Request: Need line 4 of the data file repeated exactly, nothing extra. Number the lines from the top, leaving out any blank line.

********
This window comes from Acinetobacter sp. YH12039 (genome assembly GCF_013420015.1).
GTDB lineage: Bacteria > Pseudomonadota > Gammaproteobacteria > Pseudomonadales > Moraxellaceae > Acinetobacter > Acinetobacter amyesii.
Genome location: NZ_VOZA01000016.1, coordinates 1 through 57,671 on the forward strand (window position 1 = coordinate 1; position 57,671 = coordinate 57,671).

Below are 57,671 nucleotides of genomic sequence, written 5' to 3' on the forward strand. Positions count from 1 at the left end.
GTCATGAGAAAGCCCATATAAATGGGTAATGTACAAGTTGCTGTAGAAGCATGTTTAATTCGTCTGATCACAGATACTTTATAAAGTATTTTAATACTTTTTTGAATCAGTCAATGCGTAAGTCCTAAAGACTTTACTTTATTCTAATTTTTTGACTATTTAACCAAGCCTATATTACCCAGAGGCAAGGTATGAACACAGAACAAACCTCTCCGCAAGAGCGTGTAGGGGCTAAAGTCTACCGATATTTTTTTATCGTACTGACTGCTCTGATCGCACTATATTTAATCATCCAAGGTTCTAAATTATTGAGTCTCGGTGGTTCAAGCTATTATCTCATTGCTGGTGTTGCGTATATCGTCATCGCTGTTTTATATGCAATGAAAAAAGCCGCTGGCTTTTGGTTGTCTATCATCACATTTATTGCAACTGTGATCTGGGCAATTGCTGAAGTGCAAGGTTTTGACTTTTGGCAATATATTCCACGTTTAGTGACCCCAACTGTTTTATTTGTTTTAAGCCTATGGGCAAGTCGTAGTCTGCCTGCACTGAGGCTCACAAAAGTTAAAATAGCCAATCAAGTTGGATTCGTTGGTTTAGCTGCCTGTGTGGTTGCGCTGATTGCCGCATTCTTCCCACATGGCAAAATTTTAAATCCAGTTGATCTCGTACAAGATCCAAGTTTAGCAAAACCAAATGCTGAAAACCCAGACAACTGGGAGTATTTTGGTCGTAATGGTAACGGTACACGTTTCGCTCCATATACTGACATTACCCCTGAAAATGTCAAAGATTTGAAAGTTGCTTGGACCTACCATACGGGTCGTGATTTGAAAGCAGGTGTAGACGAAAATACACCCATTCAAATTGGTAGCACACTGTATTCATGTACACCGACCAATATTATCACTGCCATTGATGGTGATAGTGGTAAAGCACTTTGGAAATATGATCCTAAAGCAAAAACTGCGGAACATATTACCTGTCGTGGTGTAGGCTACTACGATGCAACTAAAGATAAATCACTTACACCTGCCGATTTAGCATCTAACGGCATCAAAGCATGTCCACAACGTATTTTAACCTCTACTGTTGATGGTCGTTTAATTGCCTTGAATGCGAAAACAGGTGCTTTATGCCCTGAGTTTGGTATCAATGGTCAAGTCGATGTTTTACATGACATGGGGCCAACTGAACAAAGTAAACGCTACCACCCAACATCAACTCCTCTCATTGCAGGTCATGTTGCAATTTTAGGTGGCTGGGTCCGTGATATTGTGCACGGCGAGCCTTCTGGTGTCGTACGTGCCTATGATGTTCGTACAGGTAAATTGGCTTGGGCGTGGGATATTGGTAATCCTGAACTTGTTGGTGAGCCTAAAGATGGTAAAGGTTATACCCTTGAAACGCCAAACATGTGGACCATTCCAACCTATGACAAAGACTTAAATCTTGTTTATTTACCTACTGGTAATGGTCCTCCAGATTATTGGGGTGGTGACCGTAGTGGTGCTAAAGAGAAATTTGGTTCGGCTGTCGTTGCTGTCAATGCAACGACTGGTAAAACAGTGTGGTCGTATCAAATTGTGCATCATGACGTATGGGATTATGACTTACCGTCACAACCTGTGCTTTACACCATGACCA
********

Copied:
Below are 57,671 nucleotides of genomic sequence, written 5' to 3' on the forward strand. Positions count from 1 at the left end.